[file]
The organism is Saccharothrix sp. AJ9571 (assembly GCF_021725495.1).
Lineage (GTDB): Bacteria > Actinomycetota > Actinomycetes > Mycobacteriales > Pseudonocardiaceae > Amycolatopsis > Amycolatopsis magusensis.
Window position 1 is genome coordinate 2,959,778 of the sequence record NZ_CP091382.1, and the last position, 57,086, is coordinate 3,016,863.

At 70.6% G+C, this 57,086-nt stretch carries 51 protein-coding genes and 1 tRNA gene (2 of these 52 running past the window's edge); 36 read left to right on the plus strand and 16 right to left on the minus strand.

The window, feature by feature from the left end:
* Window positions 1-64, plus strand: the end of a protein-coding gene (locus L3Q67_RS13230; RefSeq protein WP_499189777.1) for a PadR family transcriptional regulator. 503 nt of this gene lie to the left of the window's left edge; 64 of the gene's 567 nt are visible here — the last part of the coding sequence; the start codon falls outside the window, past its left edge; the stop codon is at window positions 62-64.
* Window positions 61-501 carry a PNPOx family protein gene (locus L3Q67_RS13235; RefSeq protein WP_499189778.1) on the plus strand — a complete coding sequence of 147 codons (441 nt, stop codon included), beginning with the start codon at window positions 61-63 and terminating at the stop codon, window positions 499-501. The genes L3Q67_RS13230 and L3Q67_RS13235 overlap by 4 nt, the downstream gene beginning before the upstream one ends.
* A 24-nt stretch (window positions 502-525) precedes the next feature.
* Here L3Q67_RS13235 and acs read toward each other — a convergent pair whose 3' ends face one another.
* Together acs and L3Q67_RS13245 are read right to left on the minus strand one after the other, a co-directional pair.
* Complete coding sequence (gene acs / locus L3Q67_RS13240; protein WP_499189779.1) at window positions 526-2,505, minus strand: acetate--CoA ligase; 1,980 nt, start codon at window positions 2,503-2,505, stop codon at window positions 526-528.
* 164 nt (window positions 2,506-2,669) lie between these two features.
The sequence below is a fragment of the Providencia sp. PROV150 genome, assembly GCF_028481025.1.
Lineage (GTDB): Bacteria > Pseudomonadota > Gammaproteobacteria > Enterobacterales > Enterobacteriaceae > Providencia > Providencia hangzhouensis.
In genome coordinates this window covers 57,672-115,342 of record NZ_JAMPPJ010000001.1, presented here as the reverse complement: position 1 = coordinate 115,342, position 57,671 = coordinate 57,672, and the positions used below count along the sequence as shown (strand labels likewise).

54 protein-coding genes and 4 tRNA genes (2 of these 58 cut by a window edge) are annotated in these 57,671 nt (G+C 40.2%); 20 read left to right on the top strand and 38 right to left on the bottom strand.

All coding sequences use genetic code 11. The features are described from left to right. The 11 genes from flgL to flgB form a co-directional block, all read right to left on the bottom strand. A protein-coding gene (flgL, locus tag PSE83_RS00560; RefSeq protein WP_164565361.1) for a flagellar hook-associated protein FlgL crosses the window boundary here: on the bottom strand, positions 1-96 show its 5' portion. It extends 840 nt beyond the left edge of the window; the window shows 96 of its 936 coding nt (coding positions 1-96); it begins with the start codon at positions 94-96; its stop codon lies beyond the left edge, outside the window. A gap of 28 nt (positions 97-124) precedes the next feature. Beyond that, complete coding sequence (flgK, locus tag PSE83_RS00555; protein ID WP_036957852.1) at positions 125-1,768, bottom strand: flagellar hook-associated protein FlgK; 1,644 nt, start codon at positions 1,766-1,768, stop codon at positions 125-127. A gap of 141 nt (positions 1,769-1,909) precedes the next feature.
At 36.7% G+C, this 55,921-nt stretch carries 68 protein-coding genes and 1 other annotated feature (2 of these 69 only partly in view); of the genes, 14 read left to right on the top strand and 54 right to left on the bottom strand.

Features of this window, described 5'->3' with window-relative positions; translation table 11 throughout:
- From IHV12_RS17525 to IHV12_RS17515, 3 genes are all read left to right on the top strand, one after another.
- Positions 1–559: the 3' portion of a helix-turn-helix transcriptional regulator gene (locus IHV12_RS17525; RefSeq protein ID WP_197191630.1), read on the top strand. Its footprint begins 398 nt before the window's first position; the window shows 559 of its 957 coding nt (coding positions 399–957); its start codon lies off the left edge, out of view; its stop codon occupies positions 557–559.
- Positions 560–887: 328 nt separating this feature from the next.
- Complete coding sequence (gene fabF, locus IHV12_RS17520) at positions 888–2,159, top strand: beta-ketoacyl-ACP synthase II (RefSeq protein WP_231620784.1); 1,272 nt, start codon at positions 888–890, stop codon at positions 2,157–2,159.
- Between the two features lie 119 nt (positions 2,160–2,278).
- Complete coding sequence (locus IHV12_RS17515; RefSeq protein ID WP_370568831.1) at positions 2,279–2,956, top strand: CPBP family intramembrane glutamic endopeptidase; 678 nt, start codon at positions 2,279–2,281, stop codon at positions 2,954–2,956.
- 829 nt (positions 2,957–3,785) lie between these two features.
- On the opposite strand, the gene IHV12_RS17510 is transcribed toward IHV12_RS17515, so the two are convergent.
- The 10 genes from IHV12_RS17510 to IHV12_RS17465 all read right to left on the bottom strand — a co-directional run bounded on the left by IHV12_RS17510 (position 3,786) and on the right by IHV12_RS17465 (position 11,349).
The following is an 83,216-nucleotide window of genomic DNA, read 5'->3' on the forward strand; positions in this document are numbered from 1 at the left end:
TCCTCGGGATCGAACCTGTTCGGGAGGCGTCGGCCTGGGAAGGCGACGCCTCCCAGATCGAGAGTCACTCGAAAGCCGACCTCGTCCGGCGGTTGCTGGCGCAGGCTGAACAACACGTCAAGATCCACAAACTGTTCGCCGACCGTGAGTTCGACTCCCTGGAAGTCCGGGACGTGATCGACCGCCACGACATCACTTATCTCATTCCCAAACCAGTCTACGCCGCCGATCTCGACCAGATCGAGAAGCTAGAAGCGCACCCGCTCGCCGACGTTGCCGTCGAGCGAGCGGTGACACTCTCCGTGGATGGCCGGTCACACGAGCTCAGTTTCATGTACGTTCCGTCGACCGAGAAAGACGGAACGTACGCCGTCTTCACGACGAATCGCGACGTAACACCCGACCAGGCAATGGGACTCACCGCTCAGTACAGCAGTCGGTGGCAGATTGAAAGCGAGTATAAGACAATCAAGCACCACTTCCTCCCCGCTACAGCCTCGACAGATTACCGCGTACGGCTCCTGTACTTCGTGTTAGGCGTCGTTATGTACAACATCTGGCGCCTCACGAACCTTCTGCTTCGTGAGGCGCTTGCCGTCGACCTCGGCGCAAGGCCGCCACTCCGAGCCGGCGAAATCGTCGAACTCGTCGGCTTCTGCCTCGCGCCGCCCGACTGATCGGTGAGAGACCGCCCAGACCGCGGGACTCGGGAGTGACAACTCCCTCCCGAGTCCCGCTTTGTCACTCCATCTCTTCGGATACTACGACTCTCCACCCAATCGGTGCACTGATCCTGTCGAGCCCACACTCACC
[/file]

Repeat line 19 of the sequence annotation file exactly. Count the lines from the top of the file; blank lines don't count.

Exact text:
Features of this window, described 5'->3' with window-relative positions; translation table 11 throughout: